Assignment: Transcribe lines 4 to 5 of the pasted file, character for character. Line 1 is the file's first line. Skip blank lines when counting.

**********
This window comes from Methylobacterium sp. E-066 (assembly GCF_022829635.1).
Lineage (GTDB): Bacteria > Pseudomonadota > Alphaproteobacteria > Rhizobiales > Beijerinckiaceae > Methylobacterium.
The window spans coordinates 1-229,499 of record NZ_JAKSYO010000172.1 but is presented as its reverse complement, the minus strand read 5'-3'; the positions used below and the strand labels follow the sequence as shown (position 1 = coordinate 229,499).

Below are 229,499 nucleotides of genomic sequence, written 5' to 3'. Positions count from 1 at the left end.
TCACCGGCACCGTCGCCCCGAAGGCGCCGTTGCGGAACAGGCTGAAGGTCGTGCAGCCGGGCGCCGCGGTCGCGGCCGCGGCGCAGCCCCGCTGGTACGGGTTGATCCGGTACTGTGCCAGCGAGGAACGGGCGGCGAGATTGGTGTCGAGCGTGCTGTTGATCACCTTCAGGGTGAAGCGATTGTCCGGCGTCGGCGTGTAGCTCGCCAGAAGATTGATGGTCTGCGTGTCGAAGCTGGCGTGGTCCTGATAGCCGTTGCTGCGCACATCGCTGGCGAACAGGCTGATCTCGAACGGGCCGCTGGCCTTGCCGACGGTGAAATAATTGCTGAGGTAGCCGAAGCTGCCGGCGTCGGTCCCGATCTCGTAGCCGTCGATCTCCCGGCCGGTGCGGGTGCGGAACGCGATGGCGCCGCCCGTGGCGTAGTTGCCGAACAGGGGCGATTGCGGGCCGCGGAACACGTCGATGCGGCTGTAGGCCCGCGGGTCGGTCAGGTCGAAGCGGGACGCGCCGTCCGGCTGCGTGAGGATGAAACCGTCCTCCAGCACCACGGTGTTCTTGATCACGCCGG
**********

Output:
Below are 229,499 nucleotides of genomic sequence, written 5' to 3'. Positions count from 1 at the left end.
TCACCGGCACCGTCGCCCCGAAGGCGCCGTTGCGGAACAGGCTGAAGGTCGTGCAGCCGGGCGCCGCGGTCGCGGCCGCGGCGCAGCCCCGCTGGTACGGGTTGATCCGGTACTGTGCCAGCGAGGAACGGGCGGCGAGATTGGTGTCGAGCGTGCTGTTGATCACCTTCAGGGTGAAGCGATTGTCCGGCGTCGGCGTGTAGCTCGCCAGAAGATTGATGGTCTGCGTGTCGAAGCTGGCGTGGTCCTGATAGCCGTTGCTGCGCACATCGCTGGCGAACAGGCTGATCTCGAACGGGCCGCTGGCCTTGCCGACGGTGAAATAATTGCTGAGGTAGCCGAAGCTGCCGGCGTCGGTCCCGATCTCGTAGCCGTCGATCTCCCGGCCGGTGCGGGTGCGGAACGCGATGGCGCCGCCCGTGGCGTAGTTGCCGAACAGGGGCGATTGCGGGCCGCGGAACACGTCGATGCGGCTGTAGGCCCGCGGGTCGGTCAGGTCGAAGCGGGACGCGCCGTCCGGCTGCGTGAGGATGAAACCGTCCTCCAGCACCACGGTGTTCTTGATCACGCCGG